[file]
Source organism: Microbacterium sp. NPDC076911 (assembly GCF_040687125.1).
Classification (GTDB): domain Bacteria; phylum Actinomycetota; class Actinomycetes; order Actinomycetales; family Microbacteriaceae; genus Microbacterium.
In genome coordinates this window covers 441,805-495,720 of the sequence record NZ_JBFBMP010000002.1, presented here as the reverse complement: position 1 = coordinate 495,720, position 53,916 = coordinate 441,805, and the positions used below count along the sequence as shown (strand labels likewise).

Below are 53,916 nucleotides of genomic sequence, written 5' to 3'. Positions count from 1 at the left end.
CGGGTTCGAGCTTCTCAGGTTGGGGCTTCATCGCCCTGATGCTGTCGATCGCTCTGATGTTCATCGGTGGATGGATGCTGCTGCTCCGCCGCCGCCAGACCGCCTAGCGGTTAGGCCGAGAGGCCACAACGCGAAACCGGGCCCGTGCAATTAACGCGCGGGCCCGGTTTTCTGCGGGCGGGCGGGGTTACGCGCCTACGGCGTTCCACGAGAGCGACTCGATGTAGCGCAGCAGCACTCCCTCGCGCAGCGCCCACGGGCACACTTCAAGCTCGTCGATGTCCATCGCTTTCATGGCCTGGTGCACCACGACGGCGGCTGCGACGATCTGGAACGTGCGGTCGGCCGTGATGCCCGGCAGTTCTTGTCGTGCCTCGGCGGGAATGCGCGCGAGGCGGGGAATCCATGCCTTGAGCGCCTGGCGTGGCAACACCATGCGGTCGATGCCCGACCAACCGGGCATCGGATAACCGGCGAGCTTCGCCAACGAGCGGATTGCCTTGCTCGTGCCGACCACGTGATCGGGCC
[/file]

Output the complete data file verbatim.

Source organism: Microbacterium sp. NPDC076911 (assembly GCF_040687125.1).
Classification (GTDB): domain Bacteria; phylum Actinomycetota; class Actinomycetes; order Actinomycetales; family Microbacteriaceae; genus Microbacterium.
In genome coordinates this window covers 441,805-495,720 of the sequence record NZ_JBFBMP010000002.1, presented here as the reverse complement: position 1 = coordinate 495,720, position 53,916 = coordinate 441,805, and the positions used below count along the sequence as shown (strand labels likewise).

Below are 53,916 nucleotides of genomic sequence, written 5' to 3'. Positions count from 1 at the left end.
CGGGTTCGAGCTTCTCAGGTTGGGGCTTCATCGCCCTGATGCTGTCGATCGCTCTGATGTTCATCGGTGGATGGATGCTGCTGCTCCGCCGCCGCCAGACCGCCTAGCGGTTAGGCCGAGAGGCCACAACGCGAAACCGGGCCCGTGCAATTAACGCGCGGGCCCGGTTTTCTGCGGGCGGGCGGGGTTACGCGCCTACGGCGTTCCACGAGAGCGACTCGATGTAGCGCAGCAGCACTCCCTCGCGCAGCGCCCACGGGCACACTTCAAGCTCGTCGATGTCCATCGCTTTCATGGCCTGGTGCACCACGACGGCGGCTGCGACGATCTGGAACGTGCGGTCGGCCGTGATGCCCGGCAGTTCTTGTCGTGCCTCGGCGGGAATGCGCGCGAGGCGGGGAATCCATGCCTTGAGCGCCTGGCGTGGCAACACCATGCGGTCGATGCCCGACCAACCGGGCATCGGATAACCGGCGAGCTTCGCCAACGAGCGGATTGCCTTGCTCGTGCCGACCACGTGATCGGGCC